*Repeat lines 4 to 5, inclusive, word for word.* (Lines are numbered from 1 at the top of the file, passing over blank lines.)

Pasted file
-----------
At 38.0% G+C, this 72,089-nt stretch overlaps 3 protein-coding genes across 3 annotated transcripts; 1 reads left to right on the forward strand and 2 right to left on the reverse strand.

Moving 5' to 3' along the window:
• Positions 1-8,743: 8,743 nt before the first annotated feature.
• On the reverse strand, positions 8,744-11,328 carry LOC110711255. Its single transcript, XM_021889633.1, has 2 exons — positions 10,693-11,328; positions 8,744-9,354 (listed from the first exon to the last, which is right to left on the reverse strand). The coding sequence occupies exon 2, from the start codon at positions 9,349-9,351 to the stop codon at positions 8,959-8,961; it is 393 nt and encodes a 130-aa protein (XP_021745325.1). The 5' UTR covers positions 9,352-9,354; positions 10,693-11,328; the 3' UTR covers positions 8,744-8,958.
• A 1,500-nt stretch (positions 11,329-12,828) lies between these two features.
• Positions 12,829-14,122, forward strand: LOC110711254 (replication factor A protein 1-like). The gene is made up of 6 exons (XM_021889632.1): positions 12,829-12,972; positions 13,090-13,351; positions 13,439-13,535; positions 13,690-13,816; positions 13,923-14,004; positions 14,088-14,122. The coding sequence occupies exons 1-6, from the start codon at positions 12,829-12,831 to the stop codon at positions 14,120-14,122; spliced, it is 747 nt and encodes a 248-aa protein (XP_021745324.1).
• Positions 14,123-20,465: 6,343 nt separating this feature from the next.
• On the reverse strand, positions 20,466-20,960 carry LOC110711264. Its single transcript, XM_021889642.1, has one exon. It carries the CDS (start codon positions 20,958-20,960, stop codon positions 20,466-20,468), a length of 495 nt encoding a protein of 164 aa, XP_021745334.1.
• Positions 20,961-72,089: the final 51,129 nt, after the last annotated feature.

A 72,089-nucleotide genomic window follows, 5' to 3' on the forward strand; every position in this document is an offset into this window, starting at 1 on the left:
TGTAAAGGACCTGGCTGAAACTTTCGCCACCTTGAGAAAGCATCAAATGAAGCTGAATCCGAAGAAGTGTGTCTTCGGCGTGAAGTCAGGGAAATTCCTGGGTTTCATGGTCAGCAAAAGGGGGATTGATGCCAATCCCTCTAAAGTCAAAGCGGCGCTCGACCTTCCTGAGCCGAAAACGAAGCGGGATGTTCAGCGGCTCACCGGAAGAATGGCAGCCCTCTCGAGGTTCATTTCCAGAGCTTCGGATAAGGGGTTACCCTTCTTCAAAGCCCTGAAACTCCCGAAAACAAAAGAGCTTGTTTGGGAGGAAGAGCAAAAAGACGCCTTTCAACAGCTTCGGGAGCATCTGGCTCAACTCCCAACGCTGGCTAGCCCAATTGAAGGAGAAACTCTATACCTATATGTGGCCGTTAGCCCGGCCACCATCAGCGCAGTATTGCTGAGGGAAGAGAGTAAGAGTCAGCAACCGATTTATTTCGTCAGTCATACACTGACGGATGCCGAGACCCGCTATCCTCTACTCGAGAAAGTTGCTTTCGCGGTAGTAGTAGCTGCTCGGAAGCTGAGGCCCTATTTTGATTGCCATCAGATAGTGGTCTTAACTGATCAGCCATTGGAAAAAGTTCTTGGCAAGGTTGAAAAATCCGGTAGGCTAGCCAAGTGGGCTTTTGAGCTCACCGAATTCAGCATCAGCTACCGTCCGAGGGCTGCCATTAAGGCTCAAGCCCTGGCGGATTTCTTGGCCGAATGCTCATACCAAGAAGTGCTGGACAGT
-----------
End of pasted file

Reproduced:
• On the reverse strand, positions 8,744-11,328 carry LOC110711255. Its single transcript, XM_021889633.1, has 2 exons — positions 10,693-11,328; positions 8,744-9,354 (listed from the first exon to the last, which is right to left on the reverse strand). The coding sequence occupies exon 2, from the start codon at positions 9,349-9,351 to the stop codon at positions 8,959-8,961; it is 393 nt and encodes a 130-aa protein (XP_021745325.1). The 5' UTR covers positions 9,352-9,354; positions 10,693-11,328; the 3' UTR covers positions 8,744-8,958.
• A 1,500-nt stretch (positions 11,329-12,828) lies between these two features.